Be mindful of Social Security when starting a new job after retirement

MONEY POWER: Kiplinger's Personal FinanceApril 27, 2014 

When a new company took over the packaging company where Pat Baines was vice president and asked him to transfer from Charlotte, N.C., to California, he chose early retirement, at age 62. That early retirement, plus paying for his sons’ higher education and the effects of two subsequent bear markets, left Pat and his wife, Bonnie, seriously short on retirement savings.

Enter Baines’ second career, as a full-time mail carrier for the U.S. Postal Service. To bolster the couple’s savings, he shovels money into his pretax retirement account; they live off the rest of his pay, along with Social Security and a few modest pensions. Baines plans to retire for good in two years — when he turns 80.

Keeping the job you have is almost always easier than finding a new one, especially at age 66, says Tim Driver, of RetirementJobs.com, which lists jobs for people 50 and over. Still, some industries are waking up to the fact that many customers and clients prefer dealing with older workers. “The caregiver category is huge,” says Driver. “If you’re taking care of people in their eighties or nineties, you are typically rewarded for being a little older.” Other categories friendly to seniors include retail positions and driving gigs for, say, retirement communities.

Eager to leave your career job for one that makes the world a better place? Check out the section at RetirementJobs.com that lists jobs for nonprofits, including the Peace Corps. Encore.org, which encourages second careers with a social purpose, also posts nonprofit jobs, including those in health care, education, government and the environment. Most of these jobs are relatively low-paying; expect to do well but not to get rich.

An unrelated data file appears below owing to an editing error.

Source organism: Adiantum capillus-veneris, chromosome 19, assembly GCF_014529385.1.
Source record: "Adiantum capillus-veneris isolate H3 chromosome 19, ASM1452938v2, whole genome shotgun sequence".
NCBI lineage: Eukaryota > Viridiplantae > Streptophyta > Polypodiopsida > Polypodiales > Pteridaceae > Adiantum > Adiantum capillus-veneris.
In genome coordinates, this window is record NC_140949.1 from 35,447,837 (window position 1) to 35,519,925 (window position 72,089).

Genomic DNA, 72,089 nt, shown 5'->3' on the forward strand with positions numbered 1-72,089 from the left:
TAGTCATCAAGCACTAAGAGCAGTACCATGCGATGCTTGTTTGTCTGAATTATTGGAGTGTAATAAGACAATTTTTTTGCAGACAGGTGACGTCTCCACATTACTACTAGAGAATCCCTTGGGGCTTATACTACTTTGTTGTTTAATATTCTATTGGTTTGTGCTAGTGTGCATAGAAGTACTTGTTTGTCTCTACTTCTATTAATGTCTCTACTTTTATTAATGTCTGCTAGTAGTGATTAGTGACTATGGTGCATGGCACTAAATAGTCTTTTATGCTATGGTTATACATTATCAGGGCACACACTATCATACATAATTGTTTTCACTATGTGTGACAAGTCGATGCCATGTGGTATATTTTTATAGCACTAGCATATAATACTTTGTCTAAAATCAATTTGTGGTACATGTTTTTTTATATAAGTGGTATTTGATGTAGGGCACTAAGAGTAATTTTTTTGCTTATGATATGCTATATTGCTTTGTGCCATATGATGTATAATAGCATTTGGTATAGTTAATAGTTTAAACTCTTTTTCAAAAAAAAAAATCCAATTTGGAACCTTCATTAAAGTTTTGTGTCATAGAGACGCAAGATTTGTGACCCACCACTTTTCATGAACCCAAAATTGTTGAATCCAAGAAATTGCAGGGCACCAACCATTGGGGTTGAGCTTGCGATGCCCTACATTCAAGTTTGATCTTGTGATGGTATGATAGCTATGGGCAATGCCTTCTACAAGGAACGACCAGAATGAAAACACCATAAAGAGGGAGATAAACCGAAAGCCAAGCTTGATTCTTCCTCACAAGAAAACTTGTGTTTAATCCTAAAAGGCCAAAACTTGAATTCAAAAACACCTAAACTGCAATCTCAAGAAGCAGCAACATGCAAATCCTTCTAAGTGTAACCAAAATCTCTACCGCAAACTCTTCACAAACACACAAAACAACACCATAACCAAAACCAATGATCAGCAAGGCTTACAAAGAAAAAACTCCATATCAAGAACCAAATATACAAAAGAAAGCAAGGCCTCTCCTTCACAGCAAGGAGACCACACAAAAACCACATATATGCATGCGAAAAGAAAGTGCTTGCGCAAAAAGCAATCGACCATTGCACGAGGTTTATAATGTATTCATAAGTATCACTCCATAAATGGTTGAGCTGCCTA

With a new full-time position, you’ll have access to whatever benefits other full-time employees get, including health insurance. If you’re already enrolled in Medicare but have access to employer coverage that pays first, you can take it and drop Medicare parts B and D. You may re-enroll without penalty when you re-retire. If you have retiree coverage from a previous employer, ask the benefits administrator there what happens if you drop it while you work. Chances are, you’ll lose it forever.

With Social Security, you may have to backtrack. Say you retired six months ago and claimed benefits, then went back to work full-time and don’t need the extra income. You can undo your claiming decision by repaying the money, as long as you do so within a year of enrolling. Given the pluses of waiting until age 70 to collect benefits, “it’s almost always worth paying the money back,” says Rande Spiegelman, vice president of financial planning at the Schwab Center for Financial Research.

Jane Bennett Clark is a senior editor at Kiplinger’s Personal Finance magazine. Send your questions and comments to moneypower@kiplinger.com. And for more on this and similar money topics, visit Kiplinger.com.

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